In a devastating move Thursday night, the 5th Circuit Court of Appeals removed a district court judge's stay on a new Texas law that will dramatically reduce abortion access for women in the state, particularly for poor, young, or rural women. The 5th Circuit Court recently upheld a provision of the law requiring doctors to have hospital admitting privileges, a move that shut down half of abortion providers in the state. This latest move upholds the provision that requires abortion clinics to be outfitted to meet ambulatory surgical standards, even in cases where the woman is merely aborting by taking a pill. Starting Friday, all but eight clinics in the state of Texas will close, where once there were more than 40.
In 2011, the last year for which the Guttmacher Institute has statistics, 73,000 women in Texas had an abortion. That means that with eight clinics, each clinic would have to stay open 365 days a year, doing more than 25 abortions a day to keep up. There is simply no way for those clinics to handle that demand. But many women won't be able to get to them anyway. "All of the clinics west and south of San Antonio have closed, leaving a large swath of the state without abortion services," the Washington Post reports. "Residents of the Rio Grande valley will be at least 230 miles from the nearest abortion clinic."
One in six Texas women of reproductive age will need to make a round trip of 300 miles or more to get an abortion. This would seem like it's a violation of a Supreme Court ruling in 1992 that held an abortion law should be considered unconstitutional if a "large fraction" of women experienced "a substantial obstacle" in getting an abortion. The 5th Circuit, however, elided this rule by simply denying that one in six women counts as a "large fraction."
The American Congress of Obstetricians and Gynecologists denounced the bill when it was in debate last year. "The bills are not based on sound science, despite our efforts to provide the legislature with the best available medical knowledge," explained ACOG Texas district chair Dr. Lisa Hollier. "The bills would erode women’s health by denying the women of Texas the benefits of well-researched, safe, and proven protocols." The fact that this is terrible for women's health is not a debatable topic, for people arguing in good faith. The alternatives to legal abortion—illegal abortion and forced childbirth—are both known to be less safe than legal abortion. Childbirth, in fact, is 14 times as likely to kill you.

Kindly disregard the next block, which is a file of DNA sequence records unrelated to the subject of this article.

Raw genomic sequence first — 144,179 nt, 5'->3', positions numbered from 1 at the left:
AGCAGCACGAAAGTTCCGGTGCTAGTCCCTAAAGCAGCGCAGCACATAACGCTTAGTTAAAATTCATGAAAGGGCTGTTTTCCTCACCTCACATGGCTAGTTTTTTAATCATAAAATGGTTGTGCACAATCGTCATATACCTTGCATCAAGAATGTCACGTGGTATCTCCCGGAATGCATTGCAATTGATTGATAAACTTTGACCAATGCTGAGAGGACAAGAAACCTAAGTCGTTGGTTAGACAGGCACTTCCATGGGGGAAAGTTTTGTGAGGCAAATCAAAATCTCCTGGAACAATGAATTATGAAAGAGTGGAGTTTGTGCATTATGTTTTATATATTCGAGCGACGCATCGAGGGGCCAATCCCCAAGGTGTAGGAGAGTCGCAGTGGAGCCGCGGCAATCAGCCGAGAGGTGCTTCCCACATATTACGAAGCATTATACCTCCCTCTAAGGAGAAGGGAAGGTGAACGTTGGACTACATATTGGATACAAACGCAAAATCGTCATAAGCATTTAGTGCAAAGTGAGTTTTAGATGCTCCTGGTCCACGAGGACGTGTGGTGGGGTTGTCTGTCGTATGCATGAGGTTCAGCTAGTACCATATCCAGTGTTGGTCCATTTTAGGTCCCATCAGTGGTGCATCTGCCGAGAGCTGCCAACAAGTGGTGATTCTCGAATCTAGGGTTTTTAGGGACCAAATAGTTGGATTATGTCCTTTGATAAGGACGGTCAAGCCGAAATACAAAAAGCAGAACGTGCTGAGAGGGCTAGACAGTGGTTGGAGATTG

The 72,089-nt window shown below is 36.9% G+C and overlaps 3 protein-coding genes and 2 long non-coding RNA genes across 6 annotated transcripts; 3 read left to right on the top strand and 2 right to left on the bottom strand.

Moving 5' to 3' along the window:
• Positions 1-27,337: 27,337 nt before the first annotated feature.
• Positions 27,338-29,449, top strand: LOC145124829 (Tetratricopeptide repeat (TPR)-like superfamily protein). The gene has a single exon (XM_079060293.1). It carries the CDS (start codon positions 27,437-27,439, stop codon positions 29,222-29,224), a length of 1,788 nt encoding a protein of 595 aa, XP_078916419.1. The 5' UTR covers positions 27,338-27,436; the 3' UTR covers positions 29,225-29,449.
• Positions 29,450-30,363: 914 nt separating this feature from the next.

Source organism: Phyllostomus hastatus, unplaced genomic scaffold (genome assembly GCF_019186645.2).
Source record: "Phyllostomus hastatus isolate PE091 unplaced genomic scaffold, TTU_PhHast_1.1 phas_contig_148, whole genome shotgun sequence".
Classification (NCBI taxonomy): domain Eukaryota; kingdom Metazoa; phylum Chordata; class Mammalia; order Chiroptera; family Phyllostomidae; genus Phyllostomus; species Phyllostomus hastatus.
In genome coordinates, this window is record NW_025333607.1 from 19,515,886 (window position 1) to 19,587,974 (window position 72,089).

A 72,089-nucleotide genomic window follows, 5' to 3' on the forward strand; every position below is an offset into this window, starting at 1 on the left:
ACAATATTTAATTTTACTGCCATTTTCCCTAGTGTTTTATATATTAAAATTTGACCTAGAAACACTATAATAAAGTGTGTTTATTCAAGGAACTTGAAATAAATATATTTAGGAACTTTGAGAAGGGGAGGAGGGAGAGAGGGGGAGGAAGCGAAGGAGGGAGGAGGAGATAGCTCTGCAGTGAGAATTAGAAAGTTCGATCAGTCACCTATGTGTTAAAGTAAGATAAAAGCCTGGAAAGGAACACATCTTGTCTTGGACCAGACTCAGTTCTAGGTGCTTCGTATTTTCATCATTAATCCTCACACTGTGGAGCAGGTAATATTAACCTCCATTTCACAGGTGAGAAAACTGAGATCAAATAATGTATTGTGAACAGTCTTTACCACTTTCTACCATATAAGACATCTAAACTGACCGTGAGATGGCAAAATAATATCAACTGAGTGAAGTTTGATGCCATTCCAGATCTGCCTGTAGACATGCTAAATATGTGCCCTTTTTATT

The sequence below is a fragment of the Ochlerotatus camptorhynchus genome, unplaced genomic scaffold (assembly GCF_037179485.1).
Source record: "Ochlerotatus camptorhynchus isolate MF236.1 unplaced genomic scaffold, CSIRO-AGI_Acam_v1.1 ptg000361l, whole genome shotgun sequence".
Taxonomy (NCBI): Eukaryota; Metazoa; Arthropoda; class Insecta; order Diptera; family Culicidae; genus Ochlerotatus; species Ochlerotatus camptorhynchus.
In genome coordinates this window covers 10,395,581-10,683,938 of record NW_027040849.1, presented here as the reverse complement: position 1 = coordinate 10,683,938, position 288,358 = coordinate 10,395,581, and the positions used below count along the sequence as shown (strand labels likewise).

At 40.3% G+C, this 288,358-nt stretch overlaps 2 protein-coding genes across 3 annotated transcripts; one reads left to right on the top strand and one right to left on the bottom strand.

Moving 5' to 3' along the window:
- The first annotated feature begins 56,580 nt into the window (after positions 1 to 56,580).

Despite these well-known, well-publicized facts, Texas Republicans are keeping up the pretense that these regulations are to help women, not harm them. Republican Attorney General Greg Abbott, who is running for governor of the state against Wendy Davis, applauded the decision. "This decision is a vindication of the careful deliberation by the Texas Legislature to craft a law to protect the health and safety of Texas women," Lauren Bean, speaking on behalf of his campaign said. She did not elaborate on how a law that so severely limits access to women's legal right to a safe abortion helps protect them at all.
While there is much legal wrangling ahead over this law, in an unusual move, Fifth Circuit Justice Jennifer Walker Elrod highlighted how much her decision differed from that of other appeals courts who have weighed in on similar laws. "By calling attention to disagreement among circuit court judges regarding the proper way to resolve abortion cases," writes legal analyst Ian Millhiser at Think Progress, "Elrod sent a blood-red howler to the Supreme Court telling them to 'TAKE THIS CASE!'" Stay tuned. I hope they do. But the prospect of a favorable Supreme Court decision down the road does nothing for the women of Texas today, the ones who need an abortion right now, and have just had their safe and legal options severely limited.